The 131st General Assembly finished work on the state capital budget bill (SB 310) for Fiscal Years 2017-2018 which includes $100 million for the Clean Ohio Fund program. This bill overwhelmingly passed the Senate on April 20, 2016 by a vote of 32-1, and the House on May 5, 2016 by a vote of 95-1. The Coalition of Ohio Land Trusts (COLT) appreciates the continued support of Governor Kasich as well as all of the Ohio Senators and House Members who supported the inclusion of Clean Ohio Funds in the bill.
The Clean Ohio Fund, which celebrated its fifteenth anniversary, is a very successful state fund backed by bonds and matched with local funding. Clean Ohio Funds are used for three kinds of land and water conservation projects: Family farmland preservation, Open space conservation, and Recreational trails.
This very effective program has been used throughout the state. All 88 counties have sponsored one or more Clean Ohio Fund projects, preserving 75,000 acres of natural areas, protecting more than 350 family farms and 59,000 acres of family farmland, creating over 500 miles of recreational trails, and cleaning up 400 abandoned industrial sites.
Clean Ohio Funds are awarded through a competitive process and supplemented by local matching funds. The Fund supports one-time capital expenses, not ongoing, operational expenses.
The Clean Ohio Fund enjoys broad support from wildlife, environmental, conservation, recreational and farming groups as well as local governments. Ohio voters initially approved the sale of bonds to fund the Clean Ohio Fund, in 2000. In 2008 — with an eight-year track record by which to judge it — Ohio voters again approved the Clean Ohio Fund, this time by a 61-39 percent margin with all 88 counties voting YES.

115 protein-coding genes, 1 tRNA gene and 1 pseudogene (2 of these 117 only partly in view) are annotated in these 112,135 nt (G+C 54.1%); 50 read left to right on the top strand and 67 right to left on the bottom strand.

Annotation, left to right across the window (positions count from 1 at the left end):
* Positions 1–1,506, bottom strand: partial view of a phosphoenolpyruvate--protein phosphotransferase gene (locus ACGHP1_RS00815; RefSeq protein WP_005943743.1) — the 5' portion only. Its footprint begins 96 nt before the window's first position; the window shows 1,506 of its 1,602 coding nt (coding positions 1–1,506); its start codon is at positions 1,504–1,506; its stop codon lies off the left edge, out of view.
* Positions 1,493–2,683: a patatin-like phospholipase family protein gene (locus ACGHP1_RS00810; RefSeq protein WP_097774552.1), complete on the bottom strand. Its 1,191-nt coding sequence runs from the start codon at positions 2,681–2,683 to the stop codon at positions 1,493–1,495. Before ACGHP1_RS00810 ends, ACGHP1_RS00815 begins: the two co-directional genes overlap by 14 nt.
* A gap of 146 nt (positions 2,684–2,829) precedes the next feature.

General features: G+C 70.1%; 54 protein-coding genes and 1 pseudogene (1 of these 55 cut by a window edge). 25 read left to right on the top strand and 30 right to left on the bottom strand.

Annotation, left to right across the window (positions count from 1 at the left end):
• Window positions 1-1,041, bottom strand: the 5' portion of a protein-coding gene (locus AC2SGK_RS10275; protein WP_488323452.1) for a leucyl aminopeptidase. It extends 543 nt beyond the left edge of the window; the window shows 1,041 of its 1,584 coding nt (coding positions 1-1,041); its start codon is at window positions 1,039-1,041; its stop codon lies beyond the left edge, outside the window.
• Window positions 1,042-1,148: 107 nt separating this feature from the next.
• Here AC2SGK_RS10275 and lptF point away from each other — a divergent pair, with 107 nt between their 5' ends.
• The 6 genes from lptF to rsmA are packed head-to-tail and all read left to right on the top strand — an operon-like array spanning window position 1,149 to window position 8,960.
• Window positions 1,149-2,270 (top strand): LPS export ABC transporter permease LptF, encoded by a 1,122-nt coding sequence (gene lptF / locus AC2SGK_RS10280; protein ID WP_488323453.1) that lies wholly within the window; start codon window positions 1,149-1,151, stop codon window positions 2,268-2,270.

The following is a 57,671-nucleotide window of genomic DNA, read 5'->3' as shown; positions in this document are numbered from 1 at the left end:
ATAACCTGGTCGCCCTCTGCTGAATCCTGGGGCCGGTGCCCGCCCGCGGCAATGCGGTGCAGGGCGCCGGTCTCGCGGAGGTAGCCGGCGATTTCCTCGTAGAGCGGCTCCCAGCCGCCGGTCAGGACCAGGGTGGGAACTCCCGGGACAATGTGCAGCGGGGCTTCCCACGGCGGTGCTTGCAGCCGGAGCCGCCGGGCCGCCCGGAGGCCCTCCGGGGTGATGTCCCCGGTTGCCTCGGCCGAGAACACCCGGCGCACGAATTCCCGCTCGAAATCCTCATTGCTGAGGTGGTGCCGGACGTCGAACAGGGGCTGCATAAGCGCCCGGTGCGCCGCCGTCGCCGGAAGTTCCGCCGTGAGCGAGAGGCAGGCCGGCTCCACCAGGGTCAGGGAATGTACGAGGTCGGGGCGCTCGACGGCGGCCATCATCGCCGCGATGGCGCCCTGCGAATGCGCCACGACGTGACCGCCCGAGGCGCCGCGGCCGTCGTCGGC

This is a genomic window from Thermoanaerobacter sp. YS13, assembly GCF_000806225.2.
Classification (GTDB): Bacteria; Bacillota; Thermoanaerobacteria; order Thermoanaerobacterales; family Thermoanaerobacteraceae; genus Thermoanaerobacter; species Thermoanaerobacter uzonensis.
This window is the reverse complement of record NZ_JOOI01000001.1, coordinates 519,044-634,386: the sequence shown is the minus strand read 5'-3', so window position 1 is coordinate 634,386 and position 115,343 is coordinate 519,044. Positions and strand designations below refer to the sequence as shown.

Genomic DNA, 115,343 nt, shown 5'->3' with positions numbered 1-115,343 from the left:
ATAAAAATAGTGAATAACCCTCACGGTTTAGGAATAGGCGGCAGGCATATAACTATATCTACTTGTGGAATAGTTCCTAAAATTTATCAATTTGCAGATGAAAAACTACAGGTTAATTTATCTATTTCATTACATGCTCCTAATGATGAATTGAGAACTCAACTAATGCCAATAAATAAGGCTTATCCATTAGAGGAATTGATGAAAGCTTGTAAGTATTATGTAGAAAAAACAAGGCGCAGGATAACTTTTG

Al Altfater, president of the Appalachia Ohio Alliance (AOA), a nonprofit land conservancy that works in central and southeastern Ohio, said that “we are grateful for the support this very worthwhile program continues to receive from Ohio citizens, legislators and Governor Kasich. “
According to Steve Fleegal, AOA’s Executive Director, “we have been very fortunate to have been involved with a number of Clean Ohio projects that conserve valuable and unique land and water resources. We are focused on conserving riparian habitats through our Scioto River Flyway and Hocking River initiatives. Clean Ohio has helped us conserve lands that are important for enhancing water quality as well as providing essential habitat for many of our native plants and animals, as well as migratory species such as birds and butterflies.”